In 2018, we witnessed some of the biggest data breaches ever – affecting businesses and consumers alike. From social media, hospitality, healthcare and even mail delivery, 2018 proved that there is no escaping cybersecurity flaws, regardless of the type of business or its popularity. For example, we witnessed the data of approximately 500 million Marriot guests get breached and a USPS security flaw that exposed the personal data of more than 60 million people.
Many security professionals charged with either protecting us or our infrastructure have suffered from severe cut wounds during physical confrontations. Recently developed slash resistant clothing is set to make a real difference.
When traveling for business, it’s necessary for safety precautions to extend beyond the typical nine to five working parameters. Throughout the entirety of a business trip, business travelers should remain diligent around the clock, taking additional precautions to ensure their personal safety. There are several security measures both a business and its mobile workforce should keep in mind as they book business travel accommodations, check into their hotels in remote locations and conduct business while in an unfamiliar area.
Within the enterprise security and risk management community, there’s no debate about the financial impact of business downtime — a single hour of downtime can mean over $100,000 in losses for the overwhelming majority of businesses. But the consequences of downtime aren’t just monetary; they can be reputational as well.
In government parlance, Boom is the detonation of an explosive device, initially used in speaking of a nuclear bomb. Those steeped in disaster preparedness and response now speak in terms of “left of boom” and “right of boom.” Left of boom is the planning and preparation that goes into ensuring that a device never detonates and right of boom deals with responding to a disaster, generally the man-made type. Much of what organizations do is to address left of boom.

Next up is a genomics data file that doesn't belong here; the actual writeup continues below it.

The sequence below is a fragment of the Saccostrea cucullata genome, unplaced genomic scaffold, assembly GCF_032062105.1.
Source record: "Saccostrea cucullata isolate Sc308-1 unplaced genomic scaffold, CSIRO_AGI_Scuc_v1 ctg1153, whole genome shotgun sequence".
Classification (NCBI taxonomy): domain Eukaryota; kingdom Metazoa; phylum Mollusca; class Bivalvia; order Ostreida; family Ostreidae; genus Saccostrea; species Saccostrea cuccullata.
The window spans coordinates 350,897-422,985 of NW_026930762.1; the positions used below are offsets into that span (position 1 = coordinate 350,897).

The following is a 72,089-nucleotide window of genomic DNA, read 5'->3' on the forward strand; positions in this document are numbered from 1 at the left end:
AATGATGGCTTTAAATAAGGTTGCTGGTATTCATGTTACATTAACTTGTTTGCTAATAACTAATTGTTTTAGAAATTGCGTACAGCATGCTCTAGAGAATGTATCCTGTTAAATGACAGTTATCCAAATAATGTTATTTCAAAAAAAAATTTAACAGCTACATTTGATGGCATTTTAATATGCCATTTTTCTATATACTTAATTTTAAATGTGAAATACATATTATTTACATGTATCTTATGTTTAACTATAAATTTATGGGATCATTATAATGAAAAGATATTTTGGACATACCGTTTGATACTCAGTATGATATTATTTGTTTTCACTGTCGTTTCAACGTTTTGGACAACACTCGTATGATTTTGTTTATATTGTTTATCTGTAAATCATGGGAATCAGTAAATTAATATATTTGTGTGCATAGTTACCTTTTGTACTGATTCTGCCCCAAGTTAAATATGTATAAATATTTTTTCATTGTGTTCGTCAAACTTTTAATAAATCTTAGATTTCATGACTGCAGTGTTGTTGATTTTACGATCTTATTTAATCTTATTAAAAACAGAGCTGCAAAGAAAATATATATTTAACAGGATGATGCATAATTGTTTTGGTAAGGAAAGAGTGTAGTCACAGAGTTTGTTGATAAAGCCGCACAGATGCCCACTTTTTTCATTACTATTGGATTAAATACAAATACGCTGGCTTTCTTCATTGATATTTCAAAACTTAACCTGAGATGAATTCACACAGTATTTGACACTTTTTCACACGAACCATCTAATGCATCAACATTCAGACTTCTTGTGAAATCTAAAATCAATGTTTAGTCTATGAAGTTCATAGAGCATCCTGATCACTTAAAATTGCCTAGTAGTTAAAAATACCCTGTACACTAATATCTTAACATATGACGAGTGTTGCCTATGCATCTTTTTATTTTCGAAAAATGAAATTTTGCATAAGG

Smaller retail and franchisee owners are among the busiest people I know. When there’s a problem, it’s usually up to them to find a solution, whether that’s troubleshooting an IT issue or dealing with staffing challenges. Add to that the fact that many owners operate multiple locations and it’s easy to understand why they are typically cautious about adopting new technologies. If the tech isn’t easy to use, or can’t demonstrate immediate and measurable benefits, realistically it’s only going to add to the ‘to do’ list.
Airlines rely on baggage tugs to quickly transport luggage from planes to baggage reclaim areas for customers. However, airlines often find they have to deal with operational issues such as ground support employees believing all vehicles are assigned to employees when there are many unassigned, decreasing employee productivity.
The number of women landing leading roles in the workforce has increased significantly over the last several years, requiring them to travel more frequently and boost productivity while doing so. Nearly half of today’s business travelers are female, and although this number grows year after year, employers continue to struggle with providing females with the proper tools and information needed to help ensure their safety while traveling for business.
If there is anything the security industry has learned over the past few years, it’s that this industry is not static. There are constant changes in technology and threats which can range from worrying about a possible break-in to employee theft or protecting a facility, its assets and employees. Security professionals are having to stay up to date with the latest and greatest security system technologies and adapt existing solutions quickly in order to keep their assets and information safe.